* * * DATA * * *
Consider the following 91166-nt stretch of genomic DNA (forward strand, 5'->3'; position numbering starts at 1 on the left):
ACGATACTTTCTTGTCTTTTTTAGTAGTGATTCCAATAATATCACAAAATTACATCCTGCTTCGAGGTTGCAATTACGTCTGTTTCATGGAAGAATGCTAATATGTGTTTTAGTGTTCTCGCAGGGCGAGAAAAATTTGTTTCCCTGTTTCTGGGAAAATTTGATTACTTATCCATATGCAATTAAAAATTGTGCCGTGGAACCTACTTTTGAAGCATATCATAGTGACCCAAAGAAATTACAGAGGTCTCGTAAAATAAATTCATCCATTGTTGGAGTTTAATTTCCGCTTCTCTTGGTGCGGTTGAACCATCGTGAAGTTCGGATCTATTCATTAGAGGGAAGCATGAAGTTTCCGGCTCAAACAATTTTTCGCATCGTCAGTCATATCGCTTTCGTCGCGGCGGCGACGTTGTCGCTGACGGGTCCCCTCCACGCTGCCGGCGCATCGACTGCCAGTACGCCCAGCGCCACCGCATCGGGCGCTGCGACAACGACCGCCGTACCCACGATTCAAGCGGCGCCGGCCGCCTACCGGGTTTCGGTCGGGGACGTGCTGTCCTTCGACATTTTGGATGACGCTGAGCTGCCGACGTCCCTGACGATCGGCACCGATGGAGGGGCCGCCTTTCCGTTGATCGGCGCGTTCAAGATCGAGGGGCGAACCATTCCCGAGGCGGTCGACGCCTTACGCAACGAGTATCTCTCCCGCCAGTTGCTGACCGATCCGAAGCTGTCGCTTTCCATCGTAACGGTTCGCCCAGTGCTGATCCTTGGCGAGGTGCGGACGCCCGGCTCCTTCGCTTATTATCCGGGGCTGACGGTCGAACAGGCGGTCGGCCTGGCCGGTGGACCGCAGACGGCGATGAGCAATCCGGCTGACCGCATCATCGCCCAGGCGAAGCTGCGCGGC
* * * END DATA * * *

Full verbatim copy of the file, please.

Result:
Consider the following 91166-nt stretch of genomic DNA (forward strand, 5'->3'; position numbering starts at 1 on the left):
ACGATACTTTCTTGTCTTTTTTAGTAGTGATTCCAATAATATCACAAAATTACATCCTGCTTCGAGGTTGCAATTACGTCTGTTTCATGGAAGAATGCTAATATGTGTTTTAGTGTTCTCGCAGGGCGAGAAAAATTTGTTTCCCTGTTTCTGGGAAAATTTGATTACTTATCCATATGCAATTAAAAATTGTGCCGTGGAACCTACTTTTGAAGCATATCATAGTGACCCAAAGAAATTACAGAGGTCTCGTAAAATAAATTCATCCATTGTTGGAGTTTAATTTCCGCTTCTCTTGGTGCGGTTGAACCATCGTGAAGTTCGGATCTATTCATTAGAGGGAAGCATGAAGTTTCCGGCTCAAACAATTTTTCGCATCGTCAGTCATATCGCTTTCGTCGCGGCGGCGACGTTGTCGCTGACGGGTCCCCTCCACGCTGCCGGCGCATCGACTGCCAGTACGCCCAGCGCCACCGCATCGGGCGCTGCGACAACGACCGCCGTACCCACGATTCAAGCGGCGCCGGCCGCCTACCGGGTTTCGGTCGGGGACGTGCTGTCCTTCGACATTTTGGATGACGCTGAGCTGCCGACGTCCCTGACGATCGGCACCGATGGAGGGGCCGCCTTTCCGTTGATCGGCGCGTTCAAGATCGAGGGGCGAACCATTCCCGAGGCGGTCGACGCCTTACGCAACGAGTATCTCTCCCGCCAGTTGCTGACCGATCCGAAGCTGTCGCTTTCCATCGTAACGGTTCGCCCAGTGCTGATCCTTGGCGAGGTGCGGACGCCCGGCTCCTTCGCTTATTATCCGGGGCTGACGGTCGAACAGGCGGTCGGCCTGGCCGGTGGACCGCAGACGGCGATGAGCAATCCGGCTGACCGCATCATCGCCCAGGCGAAGCTGCGCGGC